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Powell: Little Arab outrage at beheading

David L. Greene Baltimore Sun

WASHINGTON – Secretary of State Colin L. Powell admonished Arab leaders on Sunday, saying they should have shown “a higher level of outrage” over the beheading of an American civilian in Iraq after they had expressed furor over the mistreatment of Iraqi detainees at a prison outside Baghdad.

“When you are outraged at what happened at the prison,” Powell said on “Fox News Sunday,” “you should be equally, doubly outraged” over the execution of Nicholas Berg.

The 26-year-old Berg was kidnapped while seeking work in Iraq for his communications business, and a videotape of his execution was posted on an Islamic Web site last week. U.S. officials have said they believe the masked man who killed him was terrorist leader Abu Musab al-Zarqawi, who has links to al Qaeda.

Powell’s comments came in several television interviews from Jordan on Sunday as he was traveling in the Middle East, seeking to mend fences with Arab leaders over the war in Iraq and the prison abuses and to confer with leaders over the Israeli-Palestinian conflict. His remarks reflect a sense of anger and frustration within the Bush administration that Arab leaders for weeks voiced fury over the abuses at Abu Ghraib prison, but then failed to immediately condemn Berg’s death.

In the video of the beheading, Berg’s killers said they were seeking retribution for the abuses at Abu Ghraib. And initially, after the video was posted, there was little reaction from the Arab world. Nations such as Saudi Arabia and the United Arab Emirates, as well as the Islamic militant organizations Hezbollah and Hamas, have now condemned the killing.

“I think (there) should be a higher level of outrage,” Powell said on NBC’s “Meet the Press.” “There is anger in the Arab world about some of our actions, but that is no excuse for any silence on the part of any Arab leader for this kind of murder. This kind of murder is unacceptable in anyone’s religion, in anybody’s political system that is a political system based on any kind of understanding and respect for human rights.”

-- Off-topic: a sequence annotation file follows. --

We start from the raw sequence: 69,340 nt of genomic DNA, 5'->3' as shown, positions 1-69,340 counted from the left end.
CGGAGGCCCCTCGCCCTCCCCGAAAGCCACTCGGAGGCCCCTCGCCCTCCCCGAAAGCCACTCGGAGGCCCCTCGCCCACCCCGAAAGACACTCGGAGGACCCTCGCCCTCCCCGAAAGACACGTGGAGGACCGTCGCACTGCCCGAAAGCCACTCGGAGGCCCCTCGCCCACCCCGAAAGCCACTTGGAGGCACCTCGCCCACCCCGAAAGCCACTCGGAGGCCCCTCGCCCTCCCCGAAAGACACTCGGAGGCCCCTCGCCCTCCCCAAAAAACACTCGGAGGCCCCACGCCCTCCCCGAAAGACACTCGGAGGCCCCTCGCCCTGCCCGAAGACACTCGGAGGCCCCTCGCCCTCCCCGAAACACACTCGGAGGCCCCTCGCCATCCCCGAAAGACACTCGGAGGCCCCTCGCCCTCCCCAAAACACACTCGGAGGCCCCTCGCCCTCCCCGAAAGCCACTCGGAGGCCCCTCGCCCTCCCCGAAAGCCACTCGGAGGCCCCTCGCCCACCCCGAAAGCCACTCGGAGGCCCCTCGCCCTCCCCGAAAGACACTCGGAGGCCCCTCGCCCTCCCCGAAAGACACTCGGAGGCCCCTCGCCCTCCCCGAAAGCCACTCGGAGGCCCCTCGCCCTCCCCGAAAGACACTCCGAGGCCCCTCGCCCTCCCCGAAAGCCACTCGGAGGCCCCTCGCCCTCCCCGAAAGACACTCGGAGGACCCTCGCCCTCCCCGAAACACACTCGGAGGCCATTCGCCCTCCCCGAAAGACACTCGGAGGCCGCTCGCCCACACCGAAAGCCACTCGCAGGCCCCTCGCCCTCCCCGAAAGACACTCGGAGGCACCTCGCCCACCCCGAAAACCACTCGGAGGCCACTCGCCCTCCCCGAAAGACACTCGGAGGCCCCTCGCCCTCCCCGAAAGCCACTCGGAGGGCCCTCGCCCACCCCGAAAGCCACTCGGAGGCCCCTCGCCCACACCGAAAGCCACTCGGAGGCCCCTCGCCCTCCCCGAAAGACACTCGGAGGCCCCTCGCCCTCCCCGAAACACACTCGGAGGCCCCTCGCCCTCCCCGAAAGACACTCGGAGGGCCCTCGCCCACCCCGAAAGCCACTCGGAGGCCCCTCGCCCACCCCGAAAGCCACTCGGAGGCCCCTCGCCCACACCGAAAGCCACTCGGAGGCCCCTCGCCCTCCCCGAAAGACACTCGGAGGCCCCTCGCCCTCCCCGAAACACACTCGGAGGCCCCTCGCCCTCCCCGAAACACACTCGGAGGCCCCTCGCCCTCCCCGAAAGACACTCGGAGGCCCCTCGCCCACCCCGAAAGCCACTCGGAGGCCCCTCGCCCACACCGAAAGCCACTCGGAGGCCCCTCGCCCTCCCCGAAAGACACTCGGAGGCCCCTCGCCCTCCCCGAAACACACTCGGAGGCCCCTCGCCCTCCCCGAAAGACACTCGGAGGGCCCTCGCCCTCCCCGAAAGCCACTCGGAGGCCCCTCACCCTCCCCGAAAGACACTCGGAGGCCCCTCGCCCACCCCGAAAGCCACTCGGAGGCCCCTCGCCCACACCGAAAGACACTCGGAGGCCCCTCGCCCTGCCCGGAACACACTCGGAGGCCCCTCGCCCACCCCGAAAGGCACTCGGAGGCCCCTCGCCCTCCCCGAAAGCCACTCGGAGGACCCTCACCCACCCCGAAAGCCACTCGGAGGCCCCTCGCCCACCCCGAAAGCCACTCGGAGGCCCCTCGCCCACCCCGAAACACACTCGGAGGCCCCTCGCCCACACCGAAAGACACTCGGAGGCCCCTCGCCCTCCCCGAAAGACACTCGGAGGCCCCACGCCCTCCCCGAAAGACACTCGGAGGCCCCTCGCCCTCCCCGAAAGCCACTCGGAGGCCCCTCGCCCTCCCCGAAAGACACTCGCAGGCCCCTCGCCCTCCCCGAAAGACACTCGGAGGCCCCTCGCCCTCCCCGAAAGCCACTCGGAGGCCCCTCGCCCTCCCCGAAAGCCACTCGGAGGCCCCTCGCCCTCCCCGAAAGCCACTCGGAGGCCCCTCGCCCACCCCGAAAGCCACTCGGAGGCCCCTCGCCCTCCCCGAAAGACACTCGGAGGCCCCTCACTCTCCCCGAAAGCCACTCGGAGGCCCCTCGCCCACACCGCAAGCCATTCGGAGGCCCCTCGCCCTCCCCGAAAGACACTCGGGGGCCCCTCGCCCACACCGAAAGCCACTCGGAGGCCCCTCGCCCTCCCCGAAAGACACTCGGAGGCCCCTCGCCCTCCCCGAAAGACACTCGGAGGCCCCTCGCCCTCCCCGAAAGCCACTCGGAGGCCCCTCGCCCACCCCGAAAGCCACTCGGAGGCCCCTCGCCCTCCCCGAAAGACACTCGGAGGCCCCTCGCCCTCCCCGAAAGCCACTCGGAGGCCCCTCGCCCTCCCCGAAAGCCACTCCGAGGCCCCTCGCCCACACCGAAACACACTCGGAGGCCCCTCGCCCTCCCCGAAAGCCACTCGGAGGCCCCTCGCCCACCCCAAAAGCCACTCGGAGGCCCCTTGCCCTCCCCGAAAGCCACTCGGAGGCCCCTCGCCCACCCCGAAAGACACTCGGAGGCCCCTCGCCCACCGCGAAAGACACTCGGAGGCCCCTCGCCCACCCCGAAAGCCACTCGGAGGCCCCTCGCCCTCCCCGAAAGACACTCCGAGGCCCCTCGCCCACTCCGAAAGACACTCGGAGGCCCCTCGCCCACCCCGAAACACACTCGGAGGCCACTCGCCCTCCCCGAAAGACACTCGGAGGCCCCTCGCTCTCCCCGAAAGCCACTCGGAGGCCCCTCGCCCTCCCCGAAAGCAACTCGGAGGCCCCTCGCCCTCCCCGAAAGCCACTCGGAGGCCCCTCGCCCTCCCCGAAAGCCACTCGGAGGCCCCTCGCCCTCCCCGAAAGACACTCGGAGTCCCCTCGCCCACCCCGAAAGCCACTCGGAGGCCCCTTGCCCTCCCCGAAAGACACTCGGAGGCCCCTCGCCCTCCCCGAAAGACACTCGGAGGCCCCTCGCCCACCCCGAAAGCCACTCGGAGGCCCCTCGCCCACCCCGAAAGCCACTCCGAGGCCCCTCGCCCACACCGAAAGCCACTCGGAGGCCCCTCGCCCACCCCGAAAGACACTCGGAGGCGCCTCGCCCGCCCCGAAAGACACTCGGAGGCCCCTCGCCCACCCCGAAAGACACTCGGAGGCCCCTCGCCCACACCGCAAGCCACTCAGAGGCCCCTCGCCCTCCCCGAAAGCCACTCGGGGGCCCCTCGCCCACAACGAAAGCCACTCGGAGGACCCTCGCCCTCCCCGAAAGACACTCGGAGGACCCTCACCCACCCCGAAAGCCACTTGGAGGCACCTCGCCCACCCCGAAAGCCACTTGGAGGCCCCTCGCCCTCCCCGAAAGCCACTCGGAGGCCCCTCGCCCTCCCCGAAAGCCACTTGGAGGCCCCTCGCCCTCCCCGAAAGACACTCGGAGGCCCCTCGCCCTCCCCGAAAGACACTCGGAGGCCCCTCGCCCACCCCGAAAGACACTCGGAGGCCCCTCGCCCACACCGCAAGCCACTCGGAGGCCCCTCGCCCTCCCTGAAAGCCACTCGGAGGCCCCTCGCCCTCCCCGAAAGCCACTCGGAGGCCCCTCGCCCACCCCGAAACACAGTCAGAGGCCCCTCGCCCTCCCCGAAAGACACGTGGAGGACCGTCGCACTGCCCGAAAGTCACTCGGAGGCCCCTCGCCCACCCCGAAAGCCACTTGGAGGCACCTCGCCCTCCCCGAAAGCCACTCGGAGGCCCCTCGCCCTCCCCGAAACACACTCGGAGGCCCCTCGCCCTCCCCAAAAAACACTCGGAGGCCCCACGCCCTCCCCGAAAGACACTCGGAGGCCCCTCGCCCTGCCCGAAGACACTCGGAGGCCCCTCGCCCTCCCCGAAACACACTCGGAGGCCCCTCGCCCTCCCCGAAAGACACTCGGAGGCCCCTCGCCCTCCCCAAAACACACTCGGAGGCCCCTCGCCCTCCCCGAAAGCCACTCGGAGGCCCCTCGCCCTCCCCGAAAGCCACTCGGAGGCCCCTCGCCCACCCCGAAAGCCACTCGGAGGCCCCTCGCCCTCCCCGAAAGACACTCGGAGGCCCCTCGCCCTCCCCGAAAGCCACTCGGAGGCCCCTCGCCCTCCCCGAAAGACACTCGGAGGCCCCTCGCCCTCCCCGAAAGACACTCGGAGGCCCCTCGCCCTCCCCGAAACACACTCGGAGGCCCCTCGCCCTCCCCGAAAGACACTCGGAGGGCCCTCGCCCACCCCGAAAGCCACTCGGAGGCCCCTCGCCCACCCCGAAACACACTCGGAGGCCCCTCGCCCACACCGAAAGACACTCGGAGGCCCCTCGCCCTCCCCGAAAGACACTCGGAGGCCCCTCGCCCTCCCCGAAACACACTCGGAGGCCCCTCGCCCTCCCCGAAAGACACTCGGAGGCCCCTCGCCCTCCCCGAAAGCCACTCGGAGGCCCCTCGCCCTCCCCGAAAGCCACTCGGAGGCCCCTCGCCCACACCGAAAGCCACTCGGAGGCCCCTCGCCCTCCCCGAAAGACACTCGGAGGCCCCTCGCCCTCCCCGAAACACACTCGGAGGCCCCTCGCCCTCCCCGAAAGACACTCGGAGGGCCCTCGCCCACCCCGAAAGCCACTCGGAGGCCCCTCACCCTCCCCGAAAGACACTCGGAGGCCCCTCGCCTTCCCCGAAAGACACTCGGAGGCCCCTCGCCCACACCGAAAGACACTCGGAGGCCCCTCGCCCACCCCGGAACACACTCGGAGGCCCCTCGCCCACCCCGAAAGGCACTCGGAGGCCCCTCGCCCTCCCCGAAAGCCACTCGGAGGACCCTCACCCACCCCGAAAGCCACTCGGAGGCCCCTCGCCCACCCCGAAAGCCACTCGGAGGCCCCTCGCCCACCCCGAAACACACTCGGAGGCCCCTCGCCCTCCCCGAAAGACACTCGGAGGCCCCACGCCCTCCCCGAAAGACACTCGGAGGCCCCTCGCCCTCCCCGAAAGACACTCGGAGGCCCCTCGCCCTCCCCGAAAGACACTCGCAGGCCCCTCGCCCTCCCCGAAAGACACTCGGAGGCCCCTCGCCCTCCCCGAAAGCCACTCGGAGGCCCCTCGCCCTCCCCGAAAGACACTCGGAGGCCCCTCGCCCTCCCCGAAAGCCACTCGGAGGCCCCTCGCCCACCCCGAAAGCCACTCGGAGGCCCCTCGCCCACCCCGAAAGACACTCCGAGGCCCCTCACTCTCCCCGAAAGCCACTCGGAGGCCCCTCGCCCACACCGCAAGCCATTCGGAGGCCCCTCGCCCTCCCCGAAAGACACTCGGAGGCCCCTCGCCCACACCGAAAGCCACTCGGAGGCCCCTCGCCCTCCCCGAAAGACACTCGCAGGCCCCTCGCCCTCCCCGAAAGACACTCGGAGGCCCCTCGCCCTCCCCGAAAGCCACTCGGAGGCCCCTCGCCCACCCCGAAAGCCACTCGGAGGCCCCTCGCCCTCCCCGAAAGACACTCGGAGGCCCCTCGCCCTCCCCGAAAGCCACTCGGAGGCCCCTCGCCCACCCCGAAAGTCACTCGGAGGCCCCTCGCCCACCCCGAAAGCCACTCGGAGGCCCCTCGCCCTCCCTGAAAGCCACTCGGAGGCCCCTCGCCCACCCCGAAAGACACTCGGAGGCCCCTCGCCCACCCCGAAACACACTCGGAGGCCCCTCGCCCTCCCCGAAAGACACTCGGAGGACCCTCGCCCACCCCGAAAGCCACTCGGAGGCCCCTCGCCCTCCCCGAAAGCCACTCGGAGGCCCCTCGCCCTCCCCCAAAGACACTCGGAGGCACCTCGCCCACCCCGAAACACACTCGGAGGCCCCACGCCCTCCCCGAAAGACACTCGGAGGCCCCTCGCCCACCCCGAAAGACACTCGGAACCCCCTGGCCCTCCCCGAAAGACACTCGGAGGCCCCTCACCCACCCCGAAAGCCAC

The prison scandal has scarred American credibility in the Arab world, and the incidents at Abu Ghraib seem to be eroding President Bush’s political standing. Bush’s job-approval ratings fell to an all-time low of 42 percent in a Newsweek poll released Sunday, and only 35 percent of respondents said they approved of his handling of Iraq, down 9 percentage points since last month. Still, Bush remains in a statistical dead heat with presumptive Democratic candidate Sen. John F. Kerry, according to the poll.

Powell also acknowledged Sunday that when he went before the United Nations last February to help Bush make the case for war in Iraq, the intelligence he used was “inaccurate and wrong.” Powell had been asked about a CIA source who, according to some reports, misled the agency when compiling intelligence suggesting Iraq was trying to use trucks and trains to deliver chemical and biological weapons.

Powell said on the NBC telecast Sunday that he was “comfortable that, at the time I made the presentation, it reflected the collective judgment, the sound judgment of the intelligence community.”

He added: “It turned out that the sourcing was inaccurate and wrong and in some cases deliberately misleading. And for that, I am disappointed and I regret it.”

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